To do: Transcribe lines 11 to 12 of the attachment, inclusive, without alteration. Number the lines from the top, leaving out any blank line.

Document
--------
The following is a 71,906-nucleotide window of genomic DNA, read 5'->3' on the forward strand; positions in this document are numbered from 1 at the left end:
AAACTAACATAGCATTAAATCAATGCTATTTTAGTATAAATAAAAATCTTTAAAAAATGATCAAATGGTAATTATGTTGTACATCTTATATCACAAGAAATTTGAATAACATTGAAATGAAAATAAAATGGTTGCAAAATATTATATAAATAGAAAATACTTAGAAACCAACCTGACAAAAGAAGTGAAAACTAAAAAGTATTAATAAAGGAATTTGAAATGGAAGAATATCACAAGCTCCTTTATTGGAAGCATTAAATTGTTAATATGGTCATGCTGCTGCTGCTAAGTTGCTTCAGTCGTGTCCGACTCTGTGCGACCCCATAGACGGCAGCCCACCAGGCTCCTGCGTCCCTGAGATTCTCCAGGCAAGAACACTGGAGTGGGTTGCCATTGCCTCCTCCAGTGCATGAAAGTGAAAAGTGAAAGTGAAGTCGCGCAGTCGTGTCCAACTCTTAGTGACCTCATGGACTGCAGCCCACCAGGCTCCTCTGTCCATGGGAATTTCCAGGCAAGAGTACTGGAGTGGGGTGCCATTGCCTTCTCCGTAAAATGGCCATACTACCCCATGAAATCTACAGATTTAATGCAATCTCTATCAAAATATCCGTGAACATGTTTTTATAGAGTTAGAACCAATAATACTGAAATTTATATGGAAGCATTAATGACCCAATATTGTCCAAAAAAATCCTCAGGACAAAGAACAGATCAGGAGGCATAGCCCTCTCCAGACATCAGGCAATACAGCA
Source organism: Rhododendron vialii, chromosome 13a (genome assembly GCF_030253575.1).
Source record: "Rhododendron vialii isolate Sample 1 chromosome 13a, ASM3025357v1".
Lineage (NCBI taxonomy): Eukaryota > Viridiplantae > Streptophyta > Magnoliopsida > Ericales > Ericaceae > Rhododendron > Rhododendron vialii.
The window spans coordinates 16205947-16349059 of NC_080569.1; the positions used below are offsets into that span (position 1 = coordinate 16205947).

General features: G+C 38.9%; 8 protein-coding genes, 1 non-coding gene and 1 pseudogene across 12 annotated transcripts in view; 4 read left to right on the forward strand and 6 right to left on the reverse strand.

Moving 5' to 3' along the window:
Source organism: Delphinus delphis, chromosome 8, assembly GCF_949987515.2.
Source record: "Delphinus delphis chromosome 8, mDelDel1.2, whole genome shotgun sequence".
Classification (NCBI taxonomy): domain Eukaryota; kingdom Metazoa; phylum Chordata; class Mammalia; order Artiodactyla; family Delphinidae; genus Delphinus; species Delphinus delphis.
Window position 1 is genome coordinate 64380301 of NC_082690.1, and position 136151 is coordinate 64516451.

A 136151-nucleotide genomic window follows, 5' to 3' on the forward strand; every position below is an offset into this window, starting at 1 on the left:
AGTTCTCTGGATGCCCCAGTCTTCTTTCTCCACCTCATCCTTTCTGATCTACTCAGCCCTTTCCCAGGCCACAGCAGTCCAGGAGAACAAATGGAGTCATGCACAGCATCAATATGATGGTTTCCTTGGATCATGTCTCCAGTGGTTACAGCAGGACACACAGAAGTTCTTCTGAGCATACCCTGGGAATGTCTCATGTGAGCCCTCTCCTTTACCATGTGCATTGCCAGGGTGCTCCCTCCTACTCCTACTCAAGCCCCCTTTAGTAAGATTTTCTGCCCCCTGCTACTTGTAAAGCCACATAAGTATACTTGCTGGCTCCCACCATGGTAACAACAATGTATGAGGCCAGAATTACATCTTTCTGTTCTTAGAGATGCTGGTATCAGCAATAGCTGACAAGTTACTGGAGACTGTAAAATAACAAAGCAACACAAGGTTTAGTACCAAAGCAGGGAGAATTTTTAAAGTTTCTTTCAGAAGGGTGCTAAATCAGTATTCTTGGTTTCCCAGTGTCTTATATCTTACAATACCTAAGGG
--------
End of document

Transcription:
Classification (NCBI taxonomy): domain Eukaryota; kingdom Metazoa; phylum Chordata; class Mammalia; order Artiodactyla; family Delphinidae; genus Delphinus; species Delphinus delphis.
Window position 1 is genome coordinate 64380301 of NC_082690.1, and position 136151 is coordinate 64516451.